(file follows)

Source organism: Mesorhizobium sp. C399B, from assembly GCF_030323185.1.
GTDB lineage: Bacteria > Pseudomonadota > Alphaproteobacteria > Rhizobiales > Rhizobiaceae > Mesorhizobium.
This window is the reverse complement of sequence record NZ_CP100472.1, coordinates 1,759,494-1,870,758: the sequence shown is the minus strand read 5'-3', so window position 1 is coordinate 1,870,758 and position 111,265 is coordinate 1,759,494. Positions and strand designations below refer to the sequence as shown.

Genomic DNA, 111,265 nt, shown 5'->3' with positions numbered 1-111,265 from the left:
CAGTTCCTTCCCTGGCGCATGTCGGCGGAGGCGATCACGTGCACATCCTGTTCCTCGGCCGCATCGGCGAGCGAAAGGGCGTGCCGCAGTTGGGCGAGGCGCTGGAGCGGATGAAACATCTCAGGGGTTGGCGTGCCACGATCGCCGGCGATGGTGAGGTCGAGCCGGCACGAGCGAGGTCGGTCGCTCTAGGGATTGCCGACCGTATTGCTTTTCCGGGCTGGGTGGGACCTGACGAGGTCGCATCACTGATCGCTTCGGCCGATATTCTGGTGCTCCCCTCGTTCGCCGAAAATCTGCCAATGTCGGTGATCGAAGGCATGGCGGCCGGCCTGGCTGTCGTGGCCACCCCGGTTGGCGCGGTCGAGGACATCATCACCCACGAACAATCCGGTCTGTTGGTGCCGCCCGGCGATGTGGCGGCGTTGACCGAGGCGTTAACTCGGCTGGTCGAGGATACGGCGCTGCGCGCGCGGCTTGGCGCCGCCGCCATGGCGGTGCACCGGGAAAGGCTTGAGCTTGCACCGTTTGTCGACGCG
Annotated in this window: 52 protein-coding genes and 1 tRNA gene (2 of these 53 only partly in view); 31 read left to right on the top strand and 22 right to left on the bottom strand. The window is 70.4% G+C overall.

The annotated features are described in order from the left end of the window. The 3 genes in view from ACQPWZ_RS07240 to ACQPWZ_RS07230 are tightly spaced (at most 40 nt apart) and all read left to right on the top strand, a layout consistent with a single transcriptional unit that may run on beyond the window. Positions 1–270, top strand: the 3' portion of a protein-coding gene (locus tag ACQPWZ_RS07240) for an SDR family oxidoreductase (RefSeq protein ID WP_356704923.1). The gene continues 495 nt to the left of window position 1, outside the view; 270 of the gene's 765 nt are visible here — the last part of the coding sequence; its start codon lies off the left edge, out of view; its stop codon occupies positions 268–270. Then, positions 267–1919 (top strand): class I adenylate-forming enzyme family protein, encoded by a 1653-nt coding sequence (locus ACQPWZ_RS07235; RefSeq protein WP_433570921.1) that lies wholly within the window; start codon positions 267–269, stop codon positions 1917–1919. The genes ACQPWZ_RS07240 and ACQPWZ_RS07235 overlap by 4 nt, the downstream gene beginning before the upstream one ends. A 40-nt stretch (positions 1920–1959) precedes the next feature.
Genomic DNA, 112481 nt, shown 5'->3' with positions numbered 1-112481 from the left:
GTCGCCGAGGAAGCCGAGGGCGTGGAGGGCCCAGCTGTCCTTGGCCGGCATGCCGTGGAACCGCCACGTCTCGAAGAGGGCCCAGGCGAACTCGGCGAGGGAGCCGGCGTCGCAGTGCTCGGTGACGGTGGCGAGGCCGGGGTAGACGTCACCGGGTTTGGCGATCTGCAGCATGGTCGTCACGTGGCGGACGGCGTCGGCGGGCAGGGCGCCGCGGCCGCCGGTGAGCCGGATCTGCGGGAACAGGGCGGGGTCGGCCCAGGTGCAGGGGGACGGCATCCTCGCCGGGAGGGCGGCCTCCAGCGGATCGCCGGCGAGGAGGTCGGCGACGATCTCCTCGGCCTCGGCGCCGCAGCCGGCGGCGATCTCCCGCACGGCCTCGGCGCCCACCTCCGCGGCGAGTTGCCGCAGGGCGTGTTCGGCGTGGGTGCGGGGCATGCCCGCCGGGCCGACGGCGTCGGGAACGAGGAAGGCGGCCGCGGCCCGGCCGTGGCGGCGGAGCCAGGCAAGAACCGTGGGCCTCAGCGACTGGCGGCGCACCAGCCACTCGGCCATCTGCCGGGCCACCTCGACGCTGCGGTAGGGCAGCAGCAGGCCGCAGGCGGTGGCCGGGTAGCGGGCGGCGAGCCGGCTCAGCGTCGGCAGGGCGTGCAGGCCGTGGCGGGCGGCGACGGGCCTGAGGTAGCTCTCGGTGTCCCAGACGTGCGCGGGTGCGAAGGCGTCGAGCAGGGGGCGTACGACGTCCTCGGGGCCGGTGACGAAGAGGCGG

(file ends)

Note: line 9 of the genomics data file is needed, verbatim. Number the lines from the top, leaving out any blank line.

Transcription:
GTCGCCGAGGAAGCCGAGGGCGTGGAGGGCCCAGCTGTCCTTGGCCGGCATGCCGTGGAACCGCCACGTCTCGAAGAGGGCCCAGGCGAACTCGGCGAGGGAGCCGGCGTCGCAGTGCTCGGTGACGGTGGCGAGGCCGGGGTAGACGTCACCGGGTTTGGCGATCTGCAGCATGGTCGTCACGTGGCGGACGGCGTCGGCGGGCAGGGCGCCGCGGCCGCCGGTGAGCCGGATCTGCGGGAACAGGGCGGGGTCGGCCCAGGTGCAGGGGGACGGCATCCTCGCCGGGAGGGCGGCCTCCAGCGGATCGCCGGCGAGGAGGTCGGCGACGATCTCCTCGGCCTCGGCGCCGCAGCCGGCGGCGATCTCCCGCACGGCCTCGGCGCCCACCTCCGCGGCGAGTTGCCGCAGGGCGTGTTCGGCGTGGGTGCGGGGCATGCCCGCCGGGCCGACGGCGTCGGGAACGAGGAAGGCGGCCGCGGCCCGGCCGTGGCGGCGGAGCCAGGCAAGAACCGTGGGCCTCAGCGACTGGCGGCGCACCAGCCACTCGGCCATCTGCCGGGCCACCTCGACGCTGCGGTAGGGCAGCAGCAGGCCGCAGGCGGTGGCCGGGTAGCGGGCGGCGAGCCGGCTCAGCGTCGGCAGGGCGTGCAGGCCGTGGCGGGCGGCGACGGGCCTGAGGTAGCTCTCGGTGTCCCAGACGTGCGCGGGTGCGAAGGCGTCGAGCAGGGGGCGTACGACGTCCTCGGGGCCGGTGACGAAGAGGCGG